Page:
Sellers ignoring the new BER requirement.


#181

It’s from Europe not the government. Good point about elderly people paying exorbitant money for external wall insulation.


#182

As I’m living in a terraced house, I’ve put a bit of effort into insulating my roof. However, rather than insulate the walls, I’m planning to thin them out and as part of a plan to reduce the thermal insulation of the party walls.

I am also doing calculations on a longer term plan for installing heat pumps to draw heat from my two next door neighbours’ homes (they both have central heating, so there’s not really any point in me running and maintaining a heating system).


#183

That’s a good idea. May I suggest you thin the wall, put up piping along the wall then lay insulated plasterboard on top of that. This will prevent your heat leaving for your now colder neighbour’s house.
I also recommend installing the piping on an upstairs wall - as the heat will rise in your neighbour’s place.


#184

Sometimes - not always. Having a well insulated house is more comfortable than a poorly insulated house heated to about the same level.

Have you actually looked at the rates that are charged for these and worked out the costs? I suggest you do. It’s a minimum wage job doing BER certs - only the naive, stupid or desperate would get into the business.


#185

would broadly agree on that. It’s maybe a kind of low-level welfare to the construction sector (doing certs, and then maybe more significantly doing work to address what comes out of the assessment).


#186

Good tips

What I’m wondering about is how to explain to the neighbours why they get so much condensation on the party walls. I’m going to pay the local Parish Priest a few bob to back up my story that there’s a long-drawn-out exorcism going on.


#187

While you’re at it, tap into the neighbours electricity cables.
Look upon it as a subsidy paid by them to you for being such a happy neighbour and cheering them up whenever their electricity bill arrives.


#188

Its always good as well to maintain a chilly disposition, as this tends to attract heat from other people.


#189

My rental house is probably in the D-E area of the rating but my energy costs never go over €2000 a year. Those figures sound entirely plucked from the air. Though on the elderly people getting external insulation, that’s mostly paid for by government grants. Up until a couple of years ago the cost to the homeowner was negligible.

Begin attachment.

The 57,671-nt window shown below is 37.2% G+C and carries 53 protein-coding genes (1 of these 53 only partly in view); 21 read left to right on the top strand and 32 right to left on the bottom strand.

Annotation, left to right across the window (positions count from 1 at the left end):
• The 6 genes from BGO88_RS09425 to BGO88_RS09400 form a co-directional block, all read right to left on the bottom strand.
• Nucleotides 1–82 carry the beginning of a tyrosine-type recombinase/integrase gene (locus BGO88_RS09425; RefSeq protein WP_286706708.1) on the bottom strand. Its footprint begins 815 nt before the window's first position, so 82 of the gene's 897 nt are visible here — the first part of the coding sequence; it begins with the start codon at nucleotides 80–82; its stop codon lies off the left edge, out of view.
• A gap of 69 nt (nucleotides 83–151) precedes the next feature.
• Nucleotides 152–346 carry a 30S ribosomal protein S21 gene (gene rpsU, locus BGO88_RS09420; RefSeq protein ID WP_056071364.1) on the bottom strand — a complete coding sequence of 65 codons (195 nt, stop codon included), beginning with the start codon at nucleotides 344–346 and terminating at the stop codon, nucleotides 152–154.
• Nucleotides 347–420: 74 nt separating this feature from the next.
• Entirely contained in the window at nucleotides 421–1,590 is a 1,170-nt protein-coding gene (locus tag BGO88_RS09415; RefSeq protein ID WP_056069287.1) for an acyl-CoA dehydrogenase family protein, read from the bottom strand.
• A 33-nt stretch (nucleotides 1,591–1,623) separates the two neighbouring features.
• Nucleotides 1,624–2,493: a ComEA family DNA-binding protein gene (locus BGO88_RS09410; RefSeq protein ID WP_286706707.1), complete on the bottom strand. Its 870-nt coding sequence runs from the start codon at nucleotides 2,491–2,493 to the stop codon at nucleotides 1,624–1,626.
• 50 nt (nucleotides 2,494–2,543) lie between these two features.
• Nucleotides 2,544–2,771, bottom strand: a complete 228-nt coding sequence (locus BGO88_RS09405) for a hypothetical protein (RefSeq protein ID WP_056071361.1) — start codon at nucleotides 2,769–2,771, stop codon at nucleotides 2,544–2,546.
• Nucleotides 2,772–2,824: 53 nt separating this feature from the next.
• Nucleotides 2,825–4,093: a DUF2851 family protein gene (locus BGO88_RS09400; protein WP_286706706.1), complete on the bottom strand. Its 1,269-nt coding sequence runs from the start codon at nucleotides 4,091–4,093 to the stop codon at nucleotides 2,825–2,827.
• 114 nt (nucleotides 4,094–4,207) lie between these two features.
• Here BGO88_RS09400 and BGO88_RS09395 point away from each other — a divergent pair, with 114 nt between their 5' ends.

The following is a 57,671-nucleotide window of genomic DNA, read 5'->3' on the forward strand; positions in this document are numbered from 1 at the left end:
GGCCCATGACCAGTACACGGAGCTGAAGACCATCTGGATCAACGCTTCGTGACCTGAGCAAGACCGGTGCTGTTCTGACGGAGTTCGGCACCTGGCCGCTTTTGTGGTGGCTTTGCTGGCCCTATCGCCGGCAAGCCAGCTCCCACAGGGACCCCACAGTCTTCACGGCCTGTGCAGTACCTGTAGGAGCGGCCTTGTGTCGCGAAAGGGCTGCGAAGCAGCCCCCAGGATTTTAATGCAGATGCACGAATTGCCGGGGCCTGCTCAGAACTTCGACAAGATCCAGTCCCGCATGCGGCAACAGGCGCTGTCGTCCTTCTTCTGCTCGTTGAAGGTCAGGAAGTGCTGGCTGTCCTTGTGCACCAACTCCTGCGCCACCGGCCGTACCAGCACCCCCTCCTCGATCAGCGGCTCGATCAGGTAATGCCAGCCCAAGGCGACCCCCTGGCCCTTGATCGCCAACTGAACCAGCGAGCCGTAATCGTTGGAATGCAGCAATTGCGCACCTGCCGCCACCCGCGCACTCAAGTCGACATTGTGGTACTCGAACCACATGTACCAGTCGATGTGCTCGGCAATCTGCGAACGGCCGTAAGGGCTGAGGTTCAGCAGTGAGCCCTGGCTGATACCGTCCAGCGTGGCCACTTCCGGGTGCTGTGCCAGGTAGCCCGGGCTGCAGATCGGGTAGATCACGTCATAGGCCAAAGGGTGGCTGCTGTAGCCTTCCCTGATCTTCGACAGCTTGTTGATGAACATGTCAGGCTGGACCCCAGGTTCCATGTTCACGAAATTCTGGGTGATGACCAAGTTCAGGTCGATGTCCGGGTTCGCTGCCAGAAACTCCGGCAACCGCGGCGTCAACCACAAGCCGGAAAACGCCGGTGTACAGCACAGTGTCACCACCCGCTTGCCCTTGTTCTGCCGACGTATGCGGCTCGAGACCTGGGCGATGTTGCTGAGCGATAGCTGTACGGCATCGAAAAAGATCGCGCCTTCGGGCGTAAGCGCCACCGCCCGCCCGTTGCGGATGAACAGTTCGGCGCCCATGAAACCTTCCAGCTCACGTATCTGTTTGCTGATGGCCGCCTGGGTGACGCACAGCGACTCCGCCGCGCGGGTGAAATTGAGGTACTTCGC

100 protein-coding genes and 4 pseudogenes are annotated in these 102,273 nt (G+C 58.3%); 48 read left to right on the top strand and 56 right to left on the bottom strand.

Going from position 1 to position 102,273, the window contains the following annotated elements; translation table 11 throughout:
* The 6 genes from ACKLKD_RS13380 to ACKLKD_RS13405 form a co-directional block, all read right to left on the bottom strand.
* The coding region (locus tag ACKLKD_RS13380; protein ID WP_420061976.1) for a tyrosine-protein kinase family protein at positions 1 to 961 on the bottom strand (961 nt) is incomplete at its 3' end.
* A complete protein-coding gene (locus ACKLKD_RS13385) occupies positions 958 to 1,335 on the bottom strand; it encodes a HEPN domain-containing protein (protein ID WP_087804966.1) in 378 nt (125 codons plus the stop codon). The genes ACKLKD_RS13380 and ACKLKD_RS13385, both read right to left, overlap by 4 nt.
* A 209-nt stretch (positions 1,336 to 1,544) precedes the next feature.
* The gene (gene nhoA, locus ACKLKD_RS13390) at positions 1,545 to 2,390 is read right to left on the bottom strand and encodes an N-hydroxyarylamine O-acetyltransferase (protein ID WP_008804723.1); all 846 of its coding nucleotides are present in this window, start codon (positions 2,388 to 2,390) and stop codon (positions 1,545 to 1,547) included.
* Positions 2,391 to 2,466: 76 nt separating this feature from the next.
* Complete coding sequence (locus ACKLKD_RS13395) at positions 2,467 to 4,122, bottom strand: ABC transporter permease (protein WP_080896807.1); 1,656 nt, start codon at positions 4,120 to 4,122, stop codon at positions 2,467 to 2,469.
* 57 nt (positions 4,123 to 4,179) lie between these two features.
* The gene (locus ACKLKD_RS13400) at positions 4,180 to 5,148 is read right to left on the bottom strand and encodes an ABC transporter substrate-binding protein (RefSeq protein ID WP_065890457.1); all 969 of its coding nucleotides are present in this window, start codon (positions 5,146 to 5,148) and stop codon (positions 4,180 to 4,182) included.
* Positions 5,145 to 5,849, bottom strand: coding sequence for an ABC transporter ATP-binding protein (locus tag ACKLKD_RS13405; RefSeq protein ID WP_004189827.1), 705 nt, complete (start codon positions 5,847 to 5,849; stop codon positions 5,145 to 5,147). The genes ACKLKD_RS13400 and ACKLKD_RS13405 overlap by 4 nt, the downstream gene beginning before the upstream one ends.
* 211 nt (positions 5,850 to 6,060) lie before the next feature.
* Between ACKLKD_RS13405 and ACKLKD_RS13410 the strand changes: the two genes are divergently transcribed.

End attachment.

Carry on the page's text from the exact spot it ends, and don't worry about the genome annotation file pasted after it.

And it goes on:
#190

Typical cost of sem-d insulation is €12-14,000, grant available is about €3000. Big difference.


#191

External insulation? I’ve been quoted a fraction of that for beads pumped into walls.


#192

Beads are different to external insulation. External is literally insulation applied to the outside of the dwelling, so you have a new ‘plaster’ finish as well. Beads are less disruptive & significantly cheaper, but not as effective as External.

Edit: unless used in a new build with really wide cavities.


#193

Can any house be pumped with beads? And if not how can you tell if suitable? (for a dunce)


#194

Yeah I know that - was just asking to make sure you were quoting external insulation costs. People can insulate their homes using beads for significantly less than external insulation with an extremely short pay back time.


#195

Depends on the type of construction of the property to be honest. Most houses (before the timber frame houses of the boom) from 70s anyway and some before were built with an inner leaf of blockwork, a cavity (50-100mm/2-4inches) and an outer leaf. Some were uninsulated and some had 50mm polystyrene against the inner leaf and can be pumped. 50mm or less isn’t generally recommended to pump - the cavity is there to let any water that gets through the wall run down without hitting the inner leaf of blockwork so pumping a narrow cavity makes it easier for water to bridge the cavity. Timber frame shouldn’t be pumped either. You would need to check the construction first.

I’m not a specialist in this area but there are constant debates over best types of insulation (even for new construction) and which is least likely for mould to grow/provides best performance/easy to install/cost effective etc.


#196

The grants are less now but they had been much higher recently. A very common way to do it was to get external insulation on the front of the house and the cavities filled to the back and sides. The way the grants worked out meant that meant that the homeowner only paid a few hundred. And people also liked that it gave their property a ‘facelift’ at the same time. We got in numerous leaflets at the time from different companies with the calculations worked out on them. A number of relatives had it done. One in a period mid-terrace with no cavities had the external walls done for under a thousand.


#197

Could pump all the cavities in the house with beads. Just got to make sure you’re sitting comfortably in your favourite chair before the process starts as you’ll be staying there (cosy as could be) for quite a long time.


#198

On the plus side, your cavities will be pumped with beads.


#199

Domestic Building Energy Ratings
Quarter 2 2014

cso.ie/en/releasesandpublica … rter22014/

Edit: Table 2 shows that
26% of dwelling constructed in 2010-2014 got an A rating, with a further 38% getting a B1
vs
1% of dwelling constructed in 2005-2009 got an A rating, with a further 4% getting a B1


#200

I’d expect that the statistics for teh one-off or self-build houses in 2005-2009 would be much better than the general statistic for the period 2005-2009 and that one-off or self-build housing represents a higher percentage of the total houses built between 2009 and 2014.